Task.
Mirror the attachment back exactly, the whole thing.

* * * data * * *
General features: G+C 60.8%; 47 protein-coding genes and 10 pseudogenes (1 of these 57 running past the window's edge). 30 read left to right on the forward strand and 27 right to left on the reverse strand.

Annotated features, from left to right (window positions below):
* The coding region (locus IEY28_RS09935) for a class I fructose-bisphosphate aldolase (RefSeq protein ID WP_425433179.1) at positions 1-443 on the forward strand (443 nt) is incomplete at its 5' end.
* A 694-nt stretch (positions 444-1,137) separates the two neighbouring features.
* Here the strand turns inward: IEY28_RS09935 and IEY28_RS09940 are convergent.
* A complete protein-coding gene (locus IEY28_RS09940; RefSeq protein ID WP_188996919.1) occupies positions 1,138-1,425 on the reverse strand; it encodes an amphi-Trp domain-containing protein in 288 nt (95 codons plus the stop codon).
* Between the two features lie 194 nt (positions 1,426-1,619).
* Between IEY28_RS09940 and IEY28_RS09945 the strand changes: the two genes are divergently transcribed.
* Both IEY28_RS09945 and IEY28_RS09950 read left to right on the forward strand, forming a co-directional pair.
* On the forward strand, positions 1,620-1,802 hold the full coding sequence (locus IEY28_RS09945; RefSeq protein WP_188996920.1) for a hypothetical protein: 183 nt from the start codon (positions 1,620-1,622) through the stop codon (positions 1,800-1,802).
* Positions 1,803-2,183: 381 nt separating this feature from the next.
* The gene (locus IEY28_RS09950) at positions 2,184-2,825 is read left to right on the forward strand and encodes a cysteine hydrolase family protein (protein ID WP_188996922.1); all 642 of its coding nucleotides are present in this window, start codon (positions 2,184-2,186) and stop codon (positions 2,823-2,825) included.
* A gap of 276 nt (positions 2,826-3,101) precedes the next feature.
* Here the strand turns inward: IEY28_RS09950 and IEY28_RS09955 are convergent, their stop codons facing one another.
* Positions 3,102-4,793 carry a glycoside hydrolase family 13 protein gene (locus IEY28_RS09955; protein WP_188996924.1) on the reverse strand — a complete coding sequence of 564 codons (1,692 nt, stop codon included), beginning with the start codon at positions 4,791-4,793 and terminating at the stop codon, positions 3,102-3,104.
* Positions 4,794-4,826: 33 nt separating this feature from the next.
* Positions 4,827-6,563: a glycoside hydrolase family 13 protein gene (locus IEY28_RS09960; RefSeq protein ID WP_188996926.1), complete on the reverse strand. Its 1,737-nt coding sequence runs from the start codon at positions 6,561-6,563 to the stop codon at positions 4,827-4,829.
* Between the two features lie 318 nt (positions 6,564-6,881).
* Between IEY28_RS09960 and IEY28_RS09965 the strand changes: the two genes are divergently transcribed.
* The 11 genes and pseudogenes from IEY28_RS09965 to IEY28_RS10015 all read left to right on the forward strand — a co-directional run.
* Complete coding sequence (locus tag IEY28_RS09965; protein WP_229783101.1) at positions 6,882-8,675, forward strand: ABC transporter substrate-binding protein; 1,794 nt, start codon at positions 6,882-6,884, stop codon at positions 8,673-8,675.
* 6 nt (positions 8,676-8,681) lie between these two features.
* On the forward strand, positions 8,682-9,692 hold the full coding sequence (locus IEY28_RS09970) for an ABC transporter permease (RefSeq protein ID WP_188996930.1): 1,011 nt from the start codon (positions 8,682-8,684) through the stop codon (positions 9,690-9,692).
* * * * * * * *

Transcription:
General features: G+C 60.8%; 47 protein-coding genes and 10 pseudogenes (1 of these 57 running past the window's edge). 30 read left to right on the forward strand and 27 right to left on the reverse strand.

Annotated features, from left to right (window positions below):
* The coding region (locus IEY28_RS09935) for a class I fructose-bisphosphate aldolase (RefSeq protein ID WP_425433179.1) at positions 1-443 on the forward strand (443 nt) is incomplete at its 5' end.
* A 694-nt stretch (positions 444-1,137) separates the two neighbouring features.
* Here the strand turns inward: IEY28_RS09935 and IEY28_RS09940 are convergent.
* A complete protein-coding gene (locus IEY28_RS09940; RefSeq protein ID WP_188996919.1) occupies positions 1,138-1,425 on the reverse strand; it encodes an amphi-Trp domain-containing protein in 288 nt (95 codons plus the stop codon).
* Between the two features lie 194 nt (positions 1,426-1,619).
* Between IEY28_RS09940 and IEY28_RS09945 the strand changes: the two genes are divergently transcribed.
* Both IEY28_RS09945 and IEY28_RS09950 read left to right on the forward strand, forming a co-directional pair.
* On the forward strand, positions 1,620-1,802 hold the full coding sequence (locus IEY28_RS09945; RefSeq protein WP_188996920.1) for a hypothetical protein: 183 nt from the start codon (positions 1,620-1,622) through the stop codon (positions 1,800-1,802).
* Positions 1,803-2,183: 381 nt separating this feature from the next.
* The gene (locus IEY28_RS09950) at positions 2,184-2,825 is read left to right on the forward strand and encodes a cysteine hydrolase family protein (protein ID WP_188996922.1); all 642 of its coding nucleotides are present in this window, start codon (positions 2,184-2,186) and stop codon (positions 2,823-2,825) included.
* A gap of 276 nt (positions 2,826-3,101) precedes the next feature.
* Here the strand turns inward: IEY28_RS09950 and IEY28_RS09955 are convergent, their stop codons facing one another.
* Positions 3,102-4,793 carry a glycoside hydrolase family 13 protein gene (locus IEY28_RS09955; protein WP_188996924.1) on the reverse strand — a complete coding sequence of 564 codons (1,692 nt, stop codon included), beginning with the start codon at positions 4,791-4,793 and terminating at the stop codon, positions 3,102-3,104.
* Positions 4,794-4,826: 33 nt separating this feature from the next.
* Positions 4,827-6,563: a glycoside hydrolase family 13 protein gene (locus IEY28_RS09960; RefSeq protein ID WP_188996926.1), complete on the reverse strand. Its 1,737-nt coding sequence runs from the start codon at positions 6,561-6,563 to the stop codon at positions 4,827-4,829.
* Between the two features lie 318 nt (positions 6,564-6,881).
* Between IEY28_RS09960 and IEY28_RS09965 the strand changes: the two genes are divergently transcribed.
* The 11 genes and pseudogenes from IEY28_RS09965 to IEY28_RS10015 all read left to right on the forward strand — a co-directional run.
* Complete coding sequence (locus tag IEY28_RS09965; protein WP_229783101.1) at positions 6,882-8,675, forward strand: ABC transporter substrate-binding protein; 1,794 nt, start codon at positions 6,882-6,884, stop codon at positions 8,673-8,675.
* 6 nt (positions 8,676-8,681) lie between these two features.
* On the forward strand, positions 8,682-9,692 hold the full coding sequence (locus IEY28_RS09970) for an ABC transporter permease (RefSeq protein ID WP_188996930.1): 1,011 nt from the start codon (positions 8,682-8,684) through the stop codon (positions 9,690-9,692).